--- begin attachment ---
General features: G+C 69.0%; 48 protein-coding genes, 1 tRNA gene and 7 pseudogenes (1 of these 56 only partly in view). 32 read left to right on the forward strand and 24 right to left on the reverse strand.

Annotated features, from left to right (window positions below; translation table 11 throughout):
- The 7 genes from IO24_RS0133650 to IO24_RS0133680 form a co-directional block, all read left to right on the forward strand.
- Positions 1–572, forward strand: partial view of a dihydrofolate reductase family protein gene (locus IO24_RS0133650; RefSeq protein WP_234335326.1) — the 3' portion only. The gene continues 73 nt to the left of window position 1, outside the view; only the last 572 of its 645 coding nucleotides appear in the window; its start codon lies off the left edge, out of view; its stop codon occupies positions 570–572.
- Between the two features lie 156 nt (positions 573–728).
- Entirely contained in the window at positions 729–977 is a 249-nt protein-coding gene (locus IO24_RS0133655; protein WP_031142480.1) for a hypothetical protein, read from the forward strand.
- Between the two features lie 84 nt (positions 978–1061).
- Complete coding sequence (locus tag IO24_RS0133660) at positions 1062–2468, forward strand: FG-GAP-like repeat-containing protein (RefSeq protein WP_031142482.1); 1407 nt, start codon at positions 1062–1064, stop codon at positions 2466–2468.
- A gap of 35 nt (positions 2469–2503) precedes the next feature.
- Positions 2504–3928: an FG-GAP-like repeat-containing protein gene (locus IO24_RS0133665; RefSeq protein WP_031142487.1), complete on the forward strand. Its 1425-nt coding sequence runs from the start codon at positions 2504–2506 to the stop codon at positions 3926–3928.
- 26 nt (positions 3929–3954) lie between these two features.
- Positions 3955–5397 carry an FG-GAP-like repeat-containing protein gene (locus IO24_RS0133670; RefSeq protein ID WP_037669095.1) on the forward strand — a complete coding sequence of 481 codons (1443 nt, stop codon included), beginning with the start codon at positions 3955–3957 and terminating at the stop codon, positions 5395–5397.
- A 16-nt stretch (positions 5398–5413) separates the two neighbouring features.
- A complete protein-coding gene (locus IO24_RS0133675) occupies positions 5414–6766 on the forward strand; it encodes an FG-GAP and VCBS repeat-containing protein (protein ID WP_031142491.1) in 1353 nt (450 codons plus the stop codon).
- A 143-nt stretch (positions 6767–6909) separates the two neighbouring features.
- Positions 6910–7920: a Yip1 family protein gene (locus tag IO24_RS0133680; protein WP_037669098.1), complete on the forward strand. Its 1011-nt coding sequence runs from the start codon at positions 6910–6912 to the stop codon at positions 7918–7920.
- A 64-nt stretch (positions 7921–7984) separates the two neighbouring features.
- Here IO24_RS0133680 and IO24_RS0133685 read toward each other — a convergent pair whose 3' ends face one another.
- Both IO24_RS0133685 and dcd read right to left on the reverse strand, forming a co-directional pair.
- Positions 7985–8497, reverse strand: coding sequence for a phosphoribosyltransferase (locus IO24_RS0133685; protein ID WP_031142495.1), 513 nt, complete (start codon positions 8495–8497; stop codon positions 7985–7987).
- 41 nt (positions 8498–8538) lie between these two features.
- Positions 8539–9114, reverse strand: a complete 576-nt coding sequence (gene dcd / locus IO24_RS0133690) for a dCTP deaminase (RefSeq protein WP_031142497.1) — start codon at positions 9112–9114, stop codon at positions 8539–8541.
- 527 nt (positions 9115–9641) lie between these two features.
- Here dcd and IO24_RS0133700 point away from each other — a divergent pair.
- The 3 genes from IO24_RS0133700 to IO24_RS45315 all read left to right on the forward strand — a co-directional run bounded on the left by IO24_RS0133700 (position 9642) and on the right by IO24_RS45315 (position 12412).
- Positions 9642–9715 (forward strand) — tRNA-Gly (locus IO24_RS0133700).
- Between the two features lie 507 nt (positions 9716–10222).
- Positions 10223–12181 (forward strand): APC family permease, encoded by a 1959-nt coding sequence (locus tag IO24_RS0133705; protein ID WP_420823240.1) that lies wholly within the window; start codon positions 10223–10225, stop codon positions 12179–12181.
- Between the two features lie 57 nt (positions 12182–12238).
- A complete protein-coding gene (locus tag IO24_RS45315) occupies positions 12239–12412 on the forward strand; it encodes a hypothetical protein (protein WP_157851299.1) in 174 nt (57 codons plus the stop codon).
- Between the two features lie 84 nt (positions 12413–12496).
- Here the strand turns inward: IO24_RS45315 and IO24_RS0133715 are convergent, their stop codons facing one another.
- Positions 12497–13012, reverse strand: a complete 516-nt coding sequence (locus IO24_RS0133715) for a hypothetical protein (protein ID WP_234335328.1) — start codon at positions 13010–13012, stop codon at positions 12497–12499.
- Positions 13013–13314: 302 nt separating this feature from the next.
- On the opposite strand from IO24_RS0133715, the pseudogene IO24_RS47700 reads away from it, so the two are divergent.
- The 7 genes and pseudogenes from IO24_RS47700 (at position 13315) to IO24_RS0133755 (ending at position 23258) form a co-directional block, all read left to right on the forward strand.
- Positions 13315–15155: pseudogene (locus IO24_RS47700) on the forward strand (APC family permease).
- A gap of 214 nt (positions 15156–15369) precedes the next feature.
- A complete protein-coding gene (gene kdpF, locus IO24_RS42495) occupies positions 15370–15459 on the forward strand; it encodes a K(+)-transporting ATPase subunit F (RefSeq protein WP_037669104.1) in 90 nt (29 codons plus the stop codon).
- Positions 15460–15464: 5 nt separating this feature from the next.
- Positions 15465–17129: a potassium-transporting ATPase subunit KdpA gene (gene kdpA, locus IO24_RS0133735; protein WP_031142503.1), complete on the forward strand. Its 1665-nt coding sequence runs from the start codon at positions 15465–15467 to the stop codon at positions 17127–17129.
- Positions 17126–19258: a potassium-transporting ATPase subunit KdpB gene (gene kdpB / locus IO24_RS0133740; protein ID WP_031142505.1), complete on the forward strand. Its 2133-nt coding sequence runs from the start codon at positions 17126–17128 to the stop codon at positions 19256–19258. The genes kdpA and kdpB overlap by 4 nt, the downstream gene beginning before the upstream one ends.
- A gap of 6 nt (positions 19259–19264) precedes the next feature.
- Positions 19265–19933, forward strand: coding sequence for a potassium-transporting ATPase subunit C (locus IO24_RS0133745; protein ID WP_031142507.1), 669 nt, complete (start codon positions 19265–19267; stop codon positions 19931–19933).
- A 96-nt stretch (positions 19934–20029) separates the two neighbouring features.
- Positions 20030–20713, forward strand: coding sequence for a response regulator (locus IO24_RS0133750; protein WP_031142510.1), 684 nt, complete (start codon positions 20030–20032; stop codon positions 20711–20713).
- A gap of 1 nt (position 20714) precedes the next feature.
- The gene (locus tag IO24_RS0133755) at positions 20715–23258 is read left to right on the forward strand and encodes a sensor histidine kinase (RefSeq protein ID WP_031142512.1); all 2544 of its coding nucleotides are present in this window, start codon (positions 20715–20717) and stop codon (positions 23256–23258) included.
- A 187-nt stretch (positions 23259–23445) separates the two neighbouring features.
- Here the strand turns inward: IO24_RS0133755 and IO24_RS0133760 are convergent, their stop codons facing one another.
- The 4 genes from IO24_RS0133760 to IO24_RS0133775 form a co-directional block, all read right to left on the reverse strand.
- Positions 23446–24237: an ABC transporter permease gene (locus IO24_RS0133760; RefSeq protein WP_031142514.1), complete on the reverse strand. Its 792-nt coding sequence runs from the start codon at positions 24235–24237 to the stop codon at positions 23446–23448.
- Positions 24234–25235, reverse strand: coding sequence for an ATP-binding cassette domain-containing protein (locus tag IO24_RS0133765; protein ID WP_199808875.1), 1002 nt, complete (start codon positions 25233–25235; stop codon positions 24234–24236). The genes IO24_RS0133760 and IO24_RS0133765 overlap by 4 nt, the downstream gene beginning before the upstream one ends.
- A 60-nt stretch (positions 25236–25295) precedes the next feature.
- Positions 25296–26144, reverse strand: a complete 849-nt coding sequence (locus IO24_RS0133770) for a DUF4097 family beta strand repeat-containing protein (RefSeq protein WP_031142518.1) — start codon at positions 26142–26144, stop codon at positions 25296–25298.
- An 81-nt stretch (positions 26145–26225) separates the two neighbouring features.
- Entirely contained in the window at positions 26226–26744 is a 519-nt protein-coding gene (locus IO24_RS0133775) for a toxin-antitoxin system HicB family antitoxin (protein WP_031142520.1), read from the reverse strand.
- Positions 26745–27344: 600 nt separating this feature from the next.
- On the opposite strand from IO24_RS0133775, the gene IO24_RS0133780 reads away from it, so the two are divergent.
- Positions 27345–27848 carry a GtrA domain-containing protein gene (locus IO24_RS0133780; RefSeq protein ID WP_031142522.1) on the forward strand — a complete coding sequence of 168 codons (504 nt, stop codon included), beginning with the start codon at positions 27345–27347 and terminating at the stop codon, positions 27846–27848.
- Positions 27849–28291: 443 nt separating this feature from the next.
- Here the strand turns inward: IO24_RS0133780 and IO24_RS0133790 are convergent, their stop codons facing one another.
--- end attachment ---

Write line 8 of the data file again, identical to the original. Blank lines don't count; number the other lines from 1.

- Complete coding sequence (locus tag IO24_RS0133660) at positions 1062–2468, forward strand: FG-GAP-like repeat-containing protein (RefSeq protein WP_031142482.1); 1407 nt, start codon at positions 1062–1064, stop codon at positions 2466–2468.